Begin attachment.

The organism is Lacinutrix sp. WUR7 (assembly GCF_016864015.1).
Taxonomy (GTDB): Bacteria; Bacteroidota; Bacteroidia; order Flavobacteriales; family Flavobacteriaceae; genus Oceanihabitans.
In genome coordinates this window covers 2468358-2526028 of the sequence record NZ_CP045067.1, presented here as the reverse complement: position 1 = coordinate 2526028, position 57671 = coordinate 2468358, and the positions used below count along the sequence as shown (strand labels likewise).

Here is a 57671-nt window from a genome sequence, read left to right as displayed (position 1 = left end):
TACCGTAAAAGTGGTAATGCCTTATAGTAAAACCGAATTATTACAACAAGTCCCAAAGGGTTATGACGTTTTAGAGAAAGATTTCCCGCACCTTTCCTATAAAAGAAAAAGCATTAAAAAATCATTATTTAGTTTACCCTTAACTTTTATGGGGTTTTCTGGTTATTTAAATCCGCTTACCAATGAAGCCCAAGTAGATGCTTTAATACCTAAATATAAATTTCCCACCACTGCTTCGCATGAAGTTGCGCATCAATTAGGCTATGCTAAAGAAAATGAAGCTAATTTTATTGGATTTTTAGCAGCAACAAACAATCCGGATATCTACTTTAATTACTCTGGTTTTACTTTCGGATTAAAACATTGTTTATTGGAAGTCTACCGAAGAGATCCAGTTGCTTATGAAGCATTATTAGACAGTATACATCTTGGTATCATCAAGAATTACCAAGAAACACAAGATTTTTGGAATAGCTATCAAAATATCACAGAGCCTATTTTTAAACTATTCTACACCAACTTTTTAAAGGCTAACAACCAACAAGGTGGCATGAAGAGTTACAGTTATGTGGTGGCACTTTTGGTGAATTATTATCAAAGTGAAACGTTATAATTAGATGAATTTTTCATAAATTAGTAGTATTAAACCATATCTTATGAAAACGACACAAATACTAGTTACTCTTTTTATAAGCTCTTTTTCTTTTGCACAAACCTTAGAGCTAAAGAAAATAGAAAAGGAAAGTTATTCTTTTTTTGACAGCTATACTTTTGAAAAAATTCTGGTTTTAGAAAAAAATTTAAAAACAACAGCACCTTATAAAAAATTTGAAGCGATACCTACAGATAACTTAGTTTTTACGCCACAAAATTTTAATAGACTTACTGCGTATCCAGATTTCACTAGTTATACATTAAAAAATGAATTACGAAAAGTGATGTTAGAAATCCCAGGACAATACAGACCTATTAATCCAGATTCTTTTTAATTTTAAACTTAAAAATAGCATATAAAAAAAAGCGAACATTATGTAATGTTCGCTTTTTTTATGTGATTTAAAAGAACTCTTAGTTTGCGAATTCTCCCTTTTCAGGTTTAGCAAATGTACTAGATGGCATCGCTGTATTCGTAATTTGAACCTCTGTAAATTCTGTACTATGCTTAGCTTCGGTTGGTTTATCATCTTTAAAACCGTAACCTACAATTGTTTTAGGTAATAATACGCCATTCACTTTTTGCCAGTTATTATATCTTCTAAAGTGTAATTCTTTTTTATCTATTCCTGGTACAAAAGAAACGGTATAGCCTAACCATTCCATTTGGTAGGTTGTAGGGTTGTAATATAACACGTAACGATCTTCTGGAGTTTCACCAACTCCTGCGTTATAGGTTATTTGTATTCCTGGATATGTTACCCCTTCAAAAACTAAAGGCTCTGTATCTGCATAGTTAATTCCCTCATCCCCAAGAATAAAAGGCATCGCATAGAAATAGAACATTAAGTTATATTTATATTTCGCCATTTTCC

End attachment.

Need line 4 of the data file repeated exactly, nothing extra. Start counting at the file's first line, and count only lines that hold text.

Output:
Here is a 57671-nt window from a genome sequence, read left to right as displayed (position 1 = left end):